Anyone who agrees with me in deriving variations from germinal selection will regard that process as an essential aid towards explaining the selection of distinctive courtship-characters, such as coloured spots, decorative feathers, horny outgrowths in birds and reptiles, combs, feather-tufts, and the like, since the beginnings of these would be presented with relative frequency in the struggle between the determinants within the germ-plasm. The process of transmission of decorative feathers to the female results, as Darwin pointed out and illustrated by interesting examples, in the COLOUR-TRANSFORMATION OF A WHOLE SPECIES, and this process, as the phyletically older colouring of young birds shows, must, in the course of thousands of years, have repeated itself several times in a line of descent.
If we survey the wealth of phenomena presented to us by secondary sexual characters, we can hardly fail to be convinced of the truth of the principle of sexual selection. And certainly no one who has accepted natural selection should reject sexual selection, for, not only do the two processes rest upon the same basis, but they merge into one another, so that it is often impossible to say how much of a particular character depends on one and how much on the other form of selection.
An actual proof of the theory of sexual selection is out of the question, if only because we cannot tell when a variation attains to selection-value. It is certain that a delicate sense of smell is of value to the male moth in his search for the female, but whether the possession of one additional olfactory hair, or of ten, or of twenty additional hairs leads to the success of its possessor we are unable to tell. And we are groping even more in the dark when we discuss the excitement caused in the female by agreeable perfumes, or by striking and beautiful colours. That these do make an impression is beyond doubt; but we can only assume that slight intensifications of them give any advantage, and we MUST assume this SINCE OTHERWISE SECONDARY SEXUAL CHARACTERS REMAIN INEXPLICABLE.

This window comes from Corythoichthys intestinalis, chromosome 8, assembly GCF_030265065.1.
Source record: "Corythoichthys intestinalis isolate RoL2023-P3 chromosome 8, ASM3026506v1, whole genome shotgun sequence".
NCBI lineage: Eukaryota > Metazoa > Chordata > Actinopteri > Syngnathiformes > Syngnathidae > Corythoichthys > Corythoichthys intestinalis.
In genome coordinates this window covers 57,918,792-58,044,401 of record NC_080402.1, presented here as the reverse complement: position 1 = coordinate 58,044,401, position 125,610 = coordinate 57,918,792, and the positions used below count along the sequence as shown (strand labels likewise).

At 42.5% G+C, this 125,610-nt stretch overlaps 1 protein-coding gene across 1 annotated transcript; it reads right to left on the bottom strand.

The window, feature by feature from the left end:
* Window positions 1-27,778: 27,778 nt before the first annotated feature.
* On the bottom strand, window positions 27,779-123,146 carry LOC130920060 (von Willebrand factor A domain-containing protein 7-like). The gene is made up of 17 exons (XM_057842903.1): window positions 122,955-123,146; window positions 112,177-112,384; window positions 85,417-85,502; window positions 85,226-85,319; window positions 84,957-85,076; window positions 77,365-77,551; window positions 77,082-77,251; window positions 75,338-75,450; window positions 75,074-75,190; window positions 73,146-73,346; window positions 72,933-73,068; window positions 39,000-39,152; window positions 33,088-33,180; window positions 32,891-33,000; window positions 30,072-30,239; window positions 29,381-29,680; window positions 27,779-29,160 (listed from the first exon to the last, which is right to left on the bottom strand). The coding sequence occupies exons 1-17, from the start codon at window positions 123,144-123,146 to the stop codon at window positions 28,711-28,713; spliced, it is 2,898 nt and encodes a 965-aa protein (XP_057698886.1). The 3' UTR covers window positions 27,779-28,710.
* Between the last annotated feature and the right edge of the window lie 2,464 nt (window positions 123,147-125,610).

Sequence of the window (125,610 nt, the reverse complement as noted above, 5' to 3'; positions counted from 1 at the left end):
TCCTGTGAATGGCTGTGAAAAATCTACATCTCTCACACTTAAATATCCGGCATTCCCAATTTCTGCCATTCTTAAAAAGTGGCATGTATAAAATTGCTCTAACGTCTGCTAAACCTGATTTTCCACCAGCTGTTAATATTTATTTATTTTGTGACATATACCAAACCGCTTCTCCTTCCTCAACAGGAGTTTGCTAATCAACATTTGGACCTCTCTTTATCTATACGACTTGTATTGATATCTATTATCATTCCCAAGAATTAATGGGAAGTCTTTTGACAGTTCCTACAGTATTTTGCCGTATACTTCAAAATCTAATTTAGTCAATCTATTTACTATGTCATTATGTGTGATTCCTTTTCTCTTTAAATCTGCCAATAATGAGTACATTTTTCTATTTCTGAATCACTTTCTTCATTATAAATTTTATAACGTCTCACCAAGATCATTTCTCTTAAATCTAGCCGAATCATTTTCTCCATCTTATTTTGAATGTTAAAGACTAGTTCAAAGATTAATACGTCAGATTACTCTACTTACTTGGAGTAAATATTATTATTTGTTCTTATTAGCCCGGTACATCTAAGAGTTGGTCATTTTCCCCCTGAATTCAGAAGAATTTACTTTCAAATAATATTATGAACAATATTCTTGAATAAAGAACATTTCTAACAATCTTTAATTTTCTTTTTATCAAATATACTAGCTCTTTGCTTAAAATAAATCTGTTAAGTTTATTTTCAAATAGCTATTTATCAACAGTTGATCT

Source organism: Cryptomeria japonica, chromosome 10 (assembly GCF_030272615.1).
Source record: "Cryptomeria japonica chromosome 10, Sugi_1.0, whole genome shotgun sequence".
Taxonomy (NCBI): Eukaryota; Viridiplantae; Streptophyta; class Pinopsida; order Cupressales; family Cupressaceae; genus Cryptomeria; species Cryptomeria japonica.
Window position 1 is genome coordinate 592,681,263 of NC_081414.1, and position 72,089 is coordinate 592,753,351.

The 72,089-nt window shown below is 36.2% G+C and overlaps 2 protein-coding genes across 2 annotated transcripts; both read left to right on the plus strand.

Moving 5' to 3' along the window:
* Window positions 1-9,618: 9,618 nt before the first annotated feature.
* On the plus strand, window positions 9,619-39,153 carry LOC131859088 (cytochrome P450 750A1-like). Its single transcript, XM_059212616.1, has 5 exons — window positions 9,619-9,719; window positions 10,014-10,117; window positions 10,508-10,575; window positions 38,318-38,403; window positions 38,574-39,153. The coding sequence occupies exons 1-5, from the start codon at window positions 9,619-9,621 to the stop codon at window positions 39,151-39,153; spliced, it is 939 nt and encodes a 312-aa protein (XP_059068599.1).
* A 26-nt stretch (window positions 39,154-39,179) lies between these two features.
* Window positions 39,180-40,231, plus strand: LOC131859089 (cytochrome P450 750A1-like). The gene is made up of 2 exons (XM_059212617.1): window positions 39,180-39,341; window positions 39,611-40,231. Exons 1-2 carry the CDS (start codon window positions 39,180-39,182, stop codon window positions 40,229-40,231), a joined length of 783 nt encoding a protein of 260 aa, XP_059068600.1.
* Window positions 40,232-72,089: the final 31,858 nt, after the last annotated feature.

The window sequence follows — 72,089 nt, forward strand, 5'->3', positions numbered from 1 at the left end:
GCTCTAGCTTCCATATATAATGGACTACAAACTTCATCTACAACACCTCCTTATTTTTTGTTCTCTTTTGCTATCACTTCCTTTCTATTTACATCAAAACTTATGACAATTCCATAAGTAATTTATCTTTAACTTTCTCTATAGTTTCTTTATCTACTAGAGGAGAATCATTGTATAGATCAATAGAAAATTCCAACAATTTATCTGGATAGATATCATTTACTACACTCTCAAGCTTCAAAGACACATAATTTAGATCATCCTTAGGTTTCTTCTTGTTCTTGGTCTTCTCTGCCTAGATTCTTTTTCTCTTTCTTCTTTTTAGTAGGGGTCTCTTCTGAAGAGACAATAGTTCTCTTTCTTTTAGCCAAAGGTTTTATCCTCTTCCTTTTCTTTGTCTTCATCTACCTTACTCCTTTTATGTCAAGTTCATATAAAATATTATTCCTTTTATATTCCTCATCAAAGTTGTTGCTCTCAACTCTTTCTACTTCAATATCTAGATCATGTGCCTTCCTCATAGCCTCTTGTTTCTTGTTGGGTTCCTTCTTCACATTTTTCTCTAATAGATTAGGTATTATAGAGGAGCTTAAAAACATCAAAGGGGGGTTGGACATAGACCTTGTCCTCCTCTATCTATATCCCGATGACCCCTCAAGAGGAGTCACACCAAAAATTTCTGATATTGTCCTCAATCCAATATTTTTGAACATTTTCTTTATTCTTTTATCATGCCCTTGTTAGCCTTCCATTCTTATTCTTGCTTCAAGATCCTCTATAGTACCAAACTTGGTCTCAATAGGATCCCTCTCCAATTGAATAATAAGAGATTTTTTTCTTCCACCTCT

The same thing is true in regard to natural selection. It is not possible to bring forward any actual proof of the selection-value of the initial stages, and the stages in the increase of variations, as has been already shown. But the selection-value of a finished adaptation can in many cases be statistically determined. Cesnola and Poulton have made valuable experiments in this direction. The former attached forty-five individuals of the green, and sixty-five of the brown variety of the praying mantis (Mantis religiosa), by a silk thread to plants, and watched them for seventeen days. The insects which were on a surface of a colour similar to their own remained uneaten, while twenty-five green insects on brown parts of plants had all disappeared in eleven days.
The experiments of Poulton and Sanders ("Report of the British Association" (Bristol, 1898), London, 1899, pages 906-909.) were made with 600 pupae of Vanessa urticae, the "tortoise-shell butterfly." The pupae were artificially attached to nettles, tree-trunks, fences, walls, and to the ground, some at Oxford, some at St Helens in the Isle of Wight. In the course of a month 93 per cent of the pupae at Oxford were killed, chiefly by small birds, while at St Helens 68 per cent perished. The experiments showed very clearly that the colour and character of the surface on which the pupa rests--and thus its own conspicuousness--are of the greatest importance. At Oxford only the four pupae which were fastened to nettles emerged; all the rest--on bark, stones and the like--perished. At St Helens the elimination was as follows: on fences where the pupae were conspicuous, 92 per cent; on bark, 66 per cent; on walls, 54 per cent; and among nettles, 57 per cent. These interesting experiments confirm our views as to protective coloration, and show further, THAT THE RATIO OF ELIMINATION IN THE SPECIES IS A VERY HIGH ONE, AND THAT THEREFORE SELECTION MUST BE VERY KEEN.